Mother’s Day! Remind Me—Remind Me Not—Remind Me
In mid-April there are two things you can count on in the United States. One is the due date for filing your tax return. The other is the arrival of Read More »
BECAUSE WE ARE THE FAMILY OF HUMANKIND
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Am I Paranoid, Or Are People Really Avoiding Me?
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Valentine’s Day—For Many, The Most Painful Holiday
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Stages of Grief: Are There Actual Stages Of Grief?
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Is It Ever Too Soon To Recover?
Conflicting opinions from a wide variety of sources confuse the question of when to begin a process of completing what was left emotionally Read More »
Why Won’t Anyone Let Me Feel Sad?
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Six Major Myths – The Short Version
There are six major myths about grief that are so close to universal that nearly everyone can relate to them. This is true not only for those of us Read More »
Do I Have to Cry To Grieve?
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When Your Heart Is Broken, Your Head Doesn’t Work Right And Your Spirit May Not Soar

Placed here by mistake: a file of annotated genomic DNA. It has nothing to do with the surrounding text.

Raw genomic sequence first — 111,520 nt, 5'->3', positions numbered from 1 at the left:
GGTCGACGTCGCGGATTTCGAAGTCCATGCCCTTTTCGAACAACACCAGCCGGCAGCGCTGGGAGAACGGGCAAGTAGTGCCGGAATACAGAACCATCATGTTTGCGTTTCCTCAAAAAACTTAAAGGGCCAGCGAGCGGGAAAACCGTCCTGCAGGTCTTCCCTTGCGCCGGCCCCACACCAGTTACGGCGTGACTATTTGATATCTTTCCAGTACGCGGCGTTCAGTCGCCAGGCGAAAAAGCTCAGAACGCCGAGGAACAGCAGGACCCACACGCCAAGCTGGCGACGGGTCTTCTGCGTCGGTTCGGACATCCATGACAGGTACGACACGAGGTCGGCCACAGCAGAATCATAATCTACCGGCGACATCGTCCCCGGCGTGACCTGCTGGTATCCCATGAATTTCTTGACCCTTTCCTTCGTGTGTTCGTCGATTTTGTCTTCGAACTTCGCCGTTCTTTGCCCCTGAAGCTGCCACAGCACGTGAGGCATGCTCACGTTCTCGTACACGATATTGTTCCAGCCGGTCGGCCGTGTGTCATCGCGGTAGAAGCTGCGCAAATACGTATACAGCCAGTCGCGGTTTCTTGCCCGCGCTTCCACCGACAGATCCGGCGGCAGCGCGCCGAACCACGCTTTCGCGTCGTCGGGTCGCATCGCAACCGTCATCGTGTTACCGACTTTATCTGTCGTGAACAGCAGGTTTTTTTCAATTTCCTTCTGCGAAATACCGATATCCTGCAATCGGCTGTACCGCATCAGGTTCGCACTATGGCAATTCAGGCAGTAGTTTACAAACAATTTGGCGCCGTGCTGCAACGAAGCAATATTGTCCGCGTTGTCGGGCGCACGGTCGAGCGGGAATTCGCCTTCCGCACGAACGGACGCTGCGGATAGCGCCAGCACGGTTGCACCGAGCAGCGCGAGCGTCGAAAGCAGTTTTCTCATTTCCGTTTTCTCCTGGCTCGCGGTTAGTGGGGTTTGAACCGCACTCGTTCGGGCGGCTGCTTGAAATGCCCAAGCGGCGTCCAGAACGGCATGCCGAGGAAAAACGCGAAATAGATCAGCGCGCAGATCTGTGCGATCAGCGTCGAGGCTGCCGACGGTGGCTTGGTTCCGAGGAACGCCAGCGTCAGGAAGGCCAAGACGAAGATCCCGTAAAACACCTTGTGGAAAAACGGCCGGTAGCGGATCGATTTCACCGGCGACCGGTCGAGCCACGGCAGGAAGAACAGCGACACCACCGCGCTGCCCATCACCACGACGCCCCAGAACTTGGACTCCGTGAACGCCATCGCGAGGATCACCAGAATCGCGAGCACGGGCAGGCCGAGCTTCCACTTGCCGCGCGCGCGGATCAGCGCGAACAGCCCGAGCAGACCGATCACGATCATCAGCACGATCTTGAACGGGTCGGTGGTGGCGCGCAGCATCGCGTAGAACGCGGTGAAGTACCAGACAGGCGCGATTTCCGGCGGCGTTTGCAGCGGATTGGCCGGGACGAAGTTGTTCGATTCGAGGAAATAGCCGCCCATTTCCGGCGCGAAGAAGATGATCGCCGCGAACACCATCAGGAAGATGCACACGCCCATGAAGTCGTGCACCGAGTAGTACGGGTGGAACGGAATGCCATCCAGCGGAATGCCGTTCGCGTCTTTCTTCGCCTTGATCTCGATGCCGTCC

For most people, the immediate response to the death of someone important to them is a sense of numbness. After that initial numbness wears off, the Read More »
If I Start Crying Will I Be Able To Stop?
Grieving people sometimes hold back their tears based on the fear that if they start crying, they won’t be able to stop. To the best of our Read More »
Time Doesn't Heal - Actions Do
I have heard that it takes two years to get over the death of a loved one, five years to get over the death of a parent, and you never get over the Read More »
I’m Fine And Other Lies!!!
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Normal and Natural reactions to the death of someone important to you.
Grief is the wide range of normal and natural reactions to the death of someone important to you. The seven most common reactions are: Read More »
If you or someone important to you wants help with grief: Look for a Certified Grief Recovery Specialist℠ in your community. The Grief Recovery Institute ® trains and mentors Certified Grief Recovery Specialists℠ throughout the United States & Canada.
Workshops & Training Schedule
The Grief Recovery Institute ® offers Certification Training programs for those who wish to help grievers.
April 2017Indianapolis, IN - April 7-10, 2017
Princeton, NJ - April 7-10, 2017
Reading, Berkshire, England - April 21-24, '17
Denver, CO - April 21-24, 2017
Vancouver, BC, Canada - Apr 28-May 1,'17
San Francisco, CA - Apr 28-May 1,'17
May 2017Seattle, WA - May 5-8, 2017
Dallas, TX - May 5-8, 2017
Milwaukee, WI - May 19-22, 2017
Torquay, Devon, England - May 19-22, '17
Regina, SK, Canada - May 19-22,'17
Los Angeles, CA - May 19-22, 2017